Posted on June 17, 2013 at 6:38 PM
Monday, Jun 17 at 6:41 PM
AUSTIN -- Exactly two months since the deadly explosion of a fertilizer plant in the town of West, lawmakers continue to search for solutions.
"What should be the very next step that we do to keep this from happening again?" state Rep. Joe Pickett (D-El Paso), chairman of the House Homeland Security and Public Safety Committee, asked a panel of state officials at a Monday morning hearing.
According to Department of Public Safety Director Steve McCraw and State Fire Marshal Chris Connealy, the first step will be to create a website to let the public know where potentially dangerous chemicals are being stored. The website will be based on the DPS sex offender website
, which allows the public to search by zip code to easily find out which sex offenders may be living near them. McCraw says the bottom line is that knowing what's nearby is important.
"The same thing can be said about chemical facilities," McCraw explained. "Why wouldn't you want to know where they're located at? And the data's already there. The Department of State Health Services has the data. It's in an Excel spreadsheet capacity. It can be easily overlaid onto a map."
Lawmakers additionally tasked officials with producing a list of regulatory "best practices" for communities like West with similar facilities in their back yards. Officials will look into signage that would make it easier to identify areas in which ammonium nitrate, the common fertilizer responsible for the blast, is stored. The Office of the State Fire Marshal and DPS were also asked to provide training to volunteer fire departments to more safely handle future disasters.
"We're going to get on it right away," Connealy responded to media questions after the hearing concerning the timetable for the website and other initiatives requested by the committee. "I've got a two-week deadline to give a status of how soon we expect to get this up."
Businesses are already required to report the storage of certain quantities of potentially dangerous chemicals to the federal government. The reports are kept on file with the Texas Department of State Health Services (DSHS), yet the department currently has no authority to investigate or punish businesses that fail to comply.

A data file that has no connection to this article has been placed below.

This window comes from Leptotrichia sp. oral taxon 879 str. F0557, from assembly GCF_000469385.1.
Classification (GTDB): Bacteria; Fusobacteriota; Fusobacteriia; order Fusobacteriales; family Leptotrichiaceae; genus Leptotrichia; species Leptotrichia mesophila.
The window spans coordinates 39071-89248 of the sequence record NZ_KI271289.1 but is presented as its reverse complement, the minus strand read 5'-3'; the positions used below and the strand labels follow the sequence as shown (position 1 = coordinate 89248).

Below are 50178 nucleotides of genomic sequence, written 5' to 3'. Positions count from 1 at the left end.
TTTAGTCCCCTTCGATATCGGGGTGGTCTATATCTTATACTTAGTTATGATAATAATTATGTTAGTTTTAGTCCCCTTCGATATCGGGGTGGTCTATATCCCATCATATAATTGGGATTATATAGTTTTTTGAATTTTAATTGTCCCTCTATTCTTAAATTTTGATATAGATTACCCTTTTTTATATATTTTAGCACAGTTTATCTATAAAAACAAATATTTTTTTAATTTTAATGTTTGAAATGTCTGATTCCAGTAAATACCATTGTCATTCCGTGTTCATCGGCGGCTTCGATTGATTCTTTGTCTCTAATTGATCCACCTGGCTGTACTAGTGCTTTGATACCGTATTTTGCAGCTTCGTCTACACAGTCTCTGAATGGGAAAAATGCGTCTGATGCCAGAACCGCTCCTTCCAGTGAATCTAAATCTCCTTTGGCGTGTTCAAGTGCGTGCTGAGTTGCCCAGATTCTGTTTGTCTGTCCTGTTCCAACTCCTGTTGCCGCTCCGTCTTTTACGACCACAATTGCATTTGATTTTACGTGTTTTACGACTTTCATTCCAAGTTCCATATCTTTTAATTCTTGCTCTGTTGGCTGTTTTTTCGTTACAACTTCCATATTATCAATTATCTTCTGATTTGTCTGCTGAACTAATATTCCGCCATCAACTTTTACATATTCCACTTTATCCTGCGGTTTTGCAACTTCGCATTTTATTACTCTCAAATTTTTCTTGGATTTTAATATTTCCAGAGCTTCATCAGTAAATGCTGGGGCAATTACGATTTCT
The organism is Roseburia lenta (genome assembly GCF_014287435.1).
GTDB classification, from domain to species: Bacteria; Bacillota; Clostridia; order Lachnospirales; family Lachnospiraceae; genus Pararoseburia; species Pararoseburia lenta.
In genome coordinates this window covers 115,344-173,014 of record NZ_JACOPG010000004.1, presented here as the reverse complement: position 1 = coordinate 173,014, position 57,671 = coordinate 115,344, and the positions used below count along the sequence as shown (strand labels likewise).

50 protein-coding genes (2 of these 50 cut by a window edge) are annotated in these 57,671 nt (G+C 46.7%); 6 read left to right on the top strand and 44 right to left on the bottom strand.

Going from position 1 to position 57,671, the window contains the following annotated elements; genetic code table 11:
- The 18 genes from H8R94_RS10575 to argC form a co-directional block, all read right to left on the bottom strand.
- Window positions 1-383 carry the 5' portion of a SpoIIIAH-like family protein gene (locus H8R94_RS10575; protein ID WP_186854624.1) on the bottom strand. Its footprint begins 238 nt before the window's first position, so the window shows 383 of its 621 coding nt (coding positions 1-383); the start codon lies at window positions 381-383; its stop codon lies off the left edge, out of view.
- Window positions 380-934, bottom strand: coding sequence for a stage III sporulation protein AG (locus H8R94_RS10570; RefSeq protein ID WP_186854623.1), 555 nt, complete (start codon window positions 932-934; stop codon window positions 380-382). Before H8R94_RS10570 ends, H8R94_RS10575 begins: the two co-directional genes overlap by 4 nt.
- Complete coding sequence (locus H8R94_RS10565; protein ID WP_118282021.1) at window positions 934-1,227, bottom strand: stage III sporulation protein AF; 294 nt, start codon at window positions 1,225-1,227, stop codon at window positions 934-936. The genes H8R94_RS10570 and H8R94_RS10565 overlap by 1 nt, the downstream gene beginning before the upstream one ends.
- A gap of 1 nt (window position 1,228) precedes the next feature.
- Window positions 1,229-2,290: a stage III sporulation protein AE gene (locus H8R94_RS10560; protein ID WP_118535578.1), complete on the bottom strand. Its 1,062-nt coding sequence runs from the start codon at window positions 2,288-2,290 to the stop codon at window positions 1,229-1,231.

Lawmakers were troubled to find that since the blast, the state has received more than 600 of those reports from facilities which had previously filed none. Of those, 129 dealt with at least 10,000 pounds of ammonium nitrate (the minimum required to report), including at least one facility similar to the plant in West.
"It only took one, so I'm very concerned that there's one or two that are new reporters," Pickett told KVUE. "I will follow that up with the Department of State Health Services too to find out if they're new reporters because they're handling stuff that they've never did before, or because of all of what's happening they're now reporting and hadn't."
"Show me where you don't see this as a disaster," Pickett told media after the committee voted unanimously to draft a letter to FEMA expressing its concerns. "I don't know if you can ever embarrass the feds over anything, but somebody there might just do the right thing."
Investigators have determined that the fire caused the fertilizer to detonate, but did not originate within the ammonium nitrate itself. Although the investigation remains open, Connealy suggested Monday it's likely the cause of the initial fire may never be determined.